A Conversation with Maria Smirnova – Silver, Gold on Steroids
Speculating is a risky business but it’s the risk that makes such high returns possible. Today, I’m sharing an interview with someone who manages risk on a daily, weekly, monthly and yearly basis as a Senior Portfolio Manager with Sprott Asset Management.
Maria Smirnova has been with Sprott for more than 12 years, is currently the sole manager of the Sprott Silver Equities Class, and part of a team that manages the Sprott Gold and Precious Minerals Fund.
Recently, I had the chance to speak to Smirnova about the current silver market, her outlook for the rest of the year, and the biggest risks in the silver market.
Without further ado, A Conversation with Maria Smirnova.
Brian: What brought you to where you are today, or more specifically, can you tell me a little about your career experience?
Maria: I started at Sprott in 2005 and was hired by Eric Sprott when he was still actively involved in the business. Coincidently, it was the middle of the gold bull run, so it was a good time and Eric needed more people to help him look at the mining equities.
When I started, Eric asked me to look at base metals, which I did for a couple of years. Then I moved on to gold, as well, and I’ve been doing that ever since.
Today, I’m part of our precious metals team, which means I’m responsible for advising all our precious metals mandates, when it comes to gold and silver. My passion project, of course, is Sprott Silver Equities Class, which is solely invested in companies that explore for and mine silver.
Brian: Since you are the Sprott Silver Equities Class Portfolio Manager, I would like to focus my questions on silver.
2016 was a great year for silver, as the price rose from its bottom around USD $15/oz and almost hit USD $21/oz. Moving into 2017, we’ve seen a couple of spikes in price, but haven’t been able to break USD $18.56.
What’s your outlook for silver for the remainder of 2017?
Maria: Of course, as Sprott, we’re bulls on silver and gold. Interestingly, however, we became really bullish at the beginning of last year, when the Bank of Japan adopted negative interest rates.
We had a bear market in precious metals that lasted four years. What changed was, in the beginning of last year, we realized that while the world has been quantitative easing, what we’re really seeing driving gold and silver, specifically, is real rates in the US dollar, the Japanese yen, etc.
Our call was that real rates will remain low, even though the Fed is talking about raising rates, our thesis still remains that the world, largely due to demographic factors, is not experiencing the same levels of growth as it has in the past.
Populations the world over are getting older. They’re consuming less and, therefore, it’s hard to stimulate the economy to grow faster. Whereas in the past, the normal growth rate would be 4% or 5%, now it’s down to 2%. In China, of course, it’s higher – but you can’t always believe their numbers.
In this environment, the Fed is the bellwether. The Fed sets the tone for the rest of the world and, yes, they’re raising rates, but we think that there’s limited ability for them to do so. In fact, the natural interest rate is actually lower than it has been – and that’s good for gold. Therefore, coincidentally, it’s very good for silver.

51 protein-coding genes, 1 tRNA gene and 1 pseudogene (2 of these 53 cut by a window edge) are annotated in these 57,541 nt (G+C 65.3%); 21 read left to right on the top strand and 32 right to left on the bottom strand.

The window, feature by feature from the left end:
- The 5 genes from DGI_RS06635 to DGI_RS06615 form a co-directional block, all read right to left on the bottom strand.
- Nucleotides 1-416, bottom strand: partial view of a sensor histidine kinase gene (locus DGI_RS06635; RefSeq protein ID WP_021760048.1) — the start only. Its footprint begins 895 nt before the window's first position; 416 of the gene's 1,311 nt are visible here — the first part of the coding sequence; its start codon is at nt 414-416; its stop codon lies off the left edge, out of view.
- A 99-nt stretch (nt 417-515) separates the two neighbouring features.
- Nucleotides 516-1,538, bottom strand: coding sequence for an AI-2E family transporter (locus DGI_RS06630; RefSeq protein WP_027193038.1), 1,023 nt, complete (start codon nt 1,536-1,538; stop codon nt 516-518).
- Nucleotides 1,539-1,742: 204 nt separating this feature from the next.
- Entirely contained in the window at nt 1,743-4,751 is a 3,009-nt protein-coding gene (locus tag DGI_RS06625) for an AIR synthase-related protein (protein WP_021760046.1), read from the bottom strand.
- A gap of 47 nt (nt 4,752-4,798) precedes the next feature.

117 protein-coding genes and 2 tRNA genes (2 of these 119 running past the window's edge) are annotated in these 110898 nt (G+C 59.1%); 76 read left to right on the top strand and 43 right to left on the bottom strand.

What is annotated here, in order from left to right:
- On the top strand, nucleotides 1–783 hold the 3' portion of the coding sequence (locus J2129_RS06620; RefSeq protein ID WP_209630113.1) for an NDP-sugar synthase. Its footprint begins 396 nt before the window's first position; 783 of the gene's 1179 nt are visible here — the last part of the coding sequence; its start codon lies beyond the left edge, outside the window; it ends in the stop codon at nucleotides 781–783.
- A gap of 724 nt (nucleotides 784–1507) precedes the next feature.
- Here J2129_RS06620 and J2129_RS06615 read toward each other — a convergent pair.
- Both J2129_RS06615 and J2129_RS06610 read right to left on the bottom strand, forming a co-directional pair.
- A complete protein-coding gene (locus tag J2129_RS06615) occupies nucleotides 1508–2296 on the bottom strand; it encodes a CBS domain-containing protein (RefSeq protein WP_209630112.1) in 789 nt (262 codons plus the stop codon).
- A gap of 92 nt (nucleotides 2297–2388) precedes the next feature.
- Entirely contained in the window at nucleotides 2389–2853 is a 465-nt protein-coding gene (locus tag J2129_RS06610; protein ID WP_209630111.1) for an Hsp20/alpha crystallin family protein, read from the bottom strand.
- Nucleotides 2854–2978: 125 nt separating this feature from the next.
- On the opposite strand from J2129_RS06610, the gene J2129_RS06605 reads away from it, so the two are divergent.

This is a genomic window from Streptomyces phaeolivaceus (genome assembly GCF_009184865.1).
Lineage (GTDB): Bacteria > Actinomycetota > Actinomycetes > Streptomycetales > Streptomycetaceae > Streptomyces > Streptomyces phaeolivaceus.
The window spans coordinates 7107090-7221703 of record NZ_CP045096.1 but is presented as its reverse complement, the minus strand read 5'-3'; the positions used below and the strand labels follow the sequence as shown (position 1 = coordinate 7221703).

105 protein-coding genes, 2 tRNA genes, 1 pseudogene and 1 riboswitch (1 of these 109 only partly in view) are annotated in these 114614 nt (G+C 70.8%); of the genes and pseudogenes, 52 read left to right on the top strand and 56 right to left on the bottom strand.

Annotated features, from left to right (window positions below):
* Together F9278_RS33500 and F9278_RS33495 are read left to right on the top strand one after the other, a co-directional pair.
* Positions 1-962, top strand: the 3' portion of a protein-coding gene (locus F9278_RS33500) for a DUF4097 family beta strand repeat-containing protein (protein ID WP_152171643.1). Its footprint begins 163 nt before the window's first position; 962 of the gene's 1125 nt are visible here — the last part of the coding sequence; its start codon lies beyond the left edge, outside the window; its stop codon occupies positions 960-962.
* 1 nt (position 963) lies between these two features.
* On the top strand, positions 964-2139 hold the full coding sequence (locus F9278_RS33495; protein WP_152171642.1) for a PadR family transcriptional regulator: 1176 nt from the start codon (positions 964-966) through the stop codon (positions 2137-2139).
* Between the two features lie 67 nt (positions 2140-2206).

Back to your original question of what the outlook for silver is for the remainder of the year. It’s hard for me to see much downside for silver at these levels. We’ve come off a high of $21 last year and now it’s at $16.50. Basically, if you go much lower, companies will go back to environments where they don’t make money.
In that environment, production will have to start coming off and the supply-demand-balance will be pressured and, as it is, I would say that from the physical perspective, silver has been in a physical supply deficit for three or four years now.
What drives silver demand, there’s a lot of industrial uses, but what really drives the growth has been investment demand; ETF inventories have grown to 667 million ounces right now, and even in the bear market were stable, there were no outflows. There were some outflows earlier this year, and at the end of last year, after Trump won, but also towards the end of April.
Since the end of April, we’ve regained all that we lost. Coin and bar demand, in the last few years, has been really strong. Again, it came off at the end of last year with sentiment declining, but that will resume. Also, there were some things that happened in India that probably drove physical demand down, but that should stabilize.
From a physical metal perspective, the fundamentals I see are fantastic for silver. On the mine side, of course, my predicament is that I don’t see a lot of discoveries. I don’t see a lot of projects being built and that means that the mine supply will be constrained.
Also, scrap is a big component of the supply, which has fallen off in the last few years. Even last year, with the silver price rising, we didn’t see an uptick in scrap supply. I found that very interesting.
Again, the price rose to $21 from $14 or so, and you would expect that scrap supply should increase as price is price sensitive. So, if price rises, there should be more ounces coming to market, but I think that it was exactly the same as in 2015. So, from the physical market perspective, it’s very supportive of the price.
From a macroeconomic/sentiment perspective, like I said, it’s already come off quite a bit and we are positive on the outlook for gold for the second half of the year. We’ve had two hikes in the U.S. since the Trump election, so all the exuberance and optimism of Trump has been priced into the market.
If anything, we see potential for disappointments in the economic data going forward, economic data has been softer recently in the US. Auto sales are softer, other economic data are softer. This will all put pressure on the Fed, making it a lot harder for them to raise rates. Right now, I believe they’re talking about two more hikes for this year. I think there will likely be one by the end of the year.
Brian: The resource market is synonymous with volatility and the last 6 months haven’t disappointed from that perspective. Volatility in the markets isn’t a bad thing, but for some, it can prove unnerving. In particular, silver is especially volatile and suits the “gold on steroids” handle that it’s often given.
In your opinion, what is it that makes the silver market more volatile than, say, gold?
Maria: Number one, the fact that silver is much more accessible than gold to retail or smaller investors. Silver’s price per ounce is materially lower, which makes it easier to buy in smaller increments. Hence why I go back to investment demand, when there’s positive sentiment, we’ve seen tremendous Silver Eagle coin sales.